The Kodiak City Council chose Tuesday not to revisit an airport safety project before it is scheduled to finish construction, giving the go-ahead to cut off a footpath connecting the end of Larch Street and Mill Bay Road.

“I don’t think we should stop the fence from going up,” council member Tom Walters said at the work session. “There’s changes that can be made that don’t have anything to do with the fencing. Otherwise that’s going to cost us money to stop.”

Natasha Zahn Pristas, who spoke in favor of maintaining the pathway, said one positive thing that came out of the meeting is the council discussed alternatives to the footpath to accommodate pedestrians and cyclists.

“They also have valid concerns,” she said. “It’s hard to argue with safety.”

The alternatives discussed by the council included connecting a walkway from the end of Larch Street with Selief Court. Private property issues in the area would need to be cleared up before this solution could be exercised.

The city council also discussed a trail around the other end of Lilly Lake that would connect to Mill Bay Road.

“An alternative route to take people out to Selief Lane, with or without an additional crossing to the south of the Lake — those would definitely improve all safety issues and reduce risk at (the municipal airport),” city public works director Mark Kozak said.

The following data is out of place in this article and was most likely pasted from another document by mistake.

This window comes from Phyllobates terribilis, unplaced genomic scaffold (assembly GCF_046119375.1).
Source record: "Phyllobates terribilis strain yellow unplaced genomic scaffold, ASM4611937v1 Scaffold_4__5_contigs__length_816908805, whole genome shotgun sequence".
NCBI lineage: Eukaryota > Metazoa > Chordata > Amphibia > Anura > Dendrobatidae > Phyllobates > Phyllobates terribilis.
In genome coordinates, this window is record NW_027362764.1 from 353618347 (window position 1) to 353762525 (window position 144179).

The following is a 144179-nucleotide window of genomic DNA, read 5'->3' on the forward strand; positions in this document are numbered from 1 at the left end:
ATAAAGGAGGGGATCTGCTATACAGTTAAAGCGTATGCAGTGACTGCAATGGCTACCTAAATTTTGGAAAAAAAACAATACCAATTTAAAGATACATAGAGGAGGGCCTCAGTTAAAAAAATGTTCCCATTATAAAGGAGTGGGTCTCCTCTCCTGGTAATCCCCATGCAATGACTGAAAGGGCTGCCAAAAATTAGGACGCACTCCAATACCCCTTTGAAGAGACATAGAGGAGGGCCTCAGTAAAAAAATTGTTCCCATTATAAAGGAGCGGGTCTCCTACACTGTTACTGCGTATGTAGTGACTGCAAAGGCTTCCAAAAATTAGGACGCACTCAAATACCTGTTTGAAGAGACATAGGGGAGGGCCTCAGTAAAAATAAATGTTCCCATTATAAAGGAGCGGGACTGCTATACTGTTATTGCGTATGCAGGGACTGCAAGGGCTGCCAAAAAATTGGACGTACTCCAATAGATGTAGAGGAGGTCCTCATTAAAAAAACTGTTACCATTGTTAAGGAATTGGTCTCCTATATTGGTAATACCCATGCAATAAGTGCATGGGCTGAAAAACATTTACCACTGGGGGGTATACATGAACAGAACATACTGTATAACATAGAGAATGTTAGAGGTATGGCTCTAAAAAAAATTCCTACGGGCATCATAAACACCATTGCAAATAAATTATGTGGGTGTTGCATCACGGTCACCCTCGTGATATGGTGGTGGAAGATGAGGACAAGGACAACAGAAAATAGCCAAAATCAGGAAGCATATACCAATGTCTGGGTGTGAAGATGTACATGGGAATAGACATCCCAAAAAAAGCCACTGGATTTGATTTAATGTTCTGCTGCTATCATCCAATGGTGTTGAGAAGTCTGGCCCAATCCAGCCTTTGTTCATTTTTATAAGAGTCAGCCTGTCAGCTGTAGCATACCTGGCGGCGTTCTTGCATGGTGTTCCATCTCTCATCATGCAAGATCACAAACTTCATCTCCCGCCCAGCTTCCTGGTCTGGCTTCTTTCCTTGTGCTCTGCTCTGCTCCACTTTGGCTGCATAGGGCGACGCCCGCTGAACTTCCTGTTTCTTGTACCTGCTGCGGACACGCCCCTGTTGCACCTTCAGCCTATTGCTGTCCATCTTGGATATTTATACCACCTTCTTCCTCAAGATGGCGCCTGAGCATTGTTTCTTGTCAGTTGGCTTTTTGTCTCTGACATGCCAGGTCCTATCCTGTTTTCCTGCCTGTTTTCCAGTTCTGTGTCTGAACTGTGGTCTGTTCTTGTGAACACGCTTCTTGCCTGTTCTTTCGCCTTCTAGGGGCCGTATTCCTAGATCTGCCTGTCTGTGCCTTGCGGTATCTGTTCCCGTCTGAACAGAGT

The safety concerns were brought out by Walters, who said floatplanes taking off may need to use the air space of the municipal airport runway if they are flying heavily loaded.

“You might be knocking a kid’s head off as you’re taking off across there,” Walters said. “That’s always been a potential because if a plane had maneuvered and stalled you’d run right into King’s Diner.”

Ted Hansen also addressed the city council, discouraging the continued use of the footpath for private property reasons. Hansen identified himself as an airport user and the person who does the accounting for the Lilly Lake homeowner’s association.

“Anyone who is using that path has to walk down the stairs of the Lilly Lake homeowner’s association and traverse two of their private properties, including Ocean Beauty’s private property,” Hansen said.

He said the Lilly Lake board of directors may themselves choose to fence off their property and post “no trespassing” signs.

“I understand that the trail has been in use since Larch Street was pushed through, but it’s going across three people’s private property and I think that’s a problem. That’s trespass whether it’s being used or not.”

The city manager and public works staff were instructed to bring possible pathway solutions to the council in the future.

“I think that one of the sad things about this is we haven’t considered the path user at all,” city council member Charlie Davidson said. “When you look at the long distance they have to go, I would hope that we could expedite looking at this pathway.”

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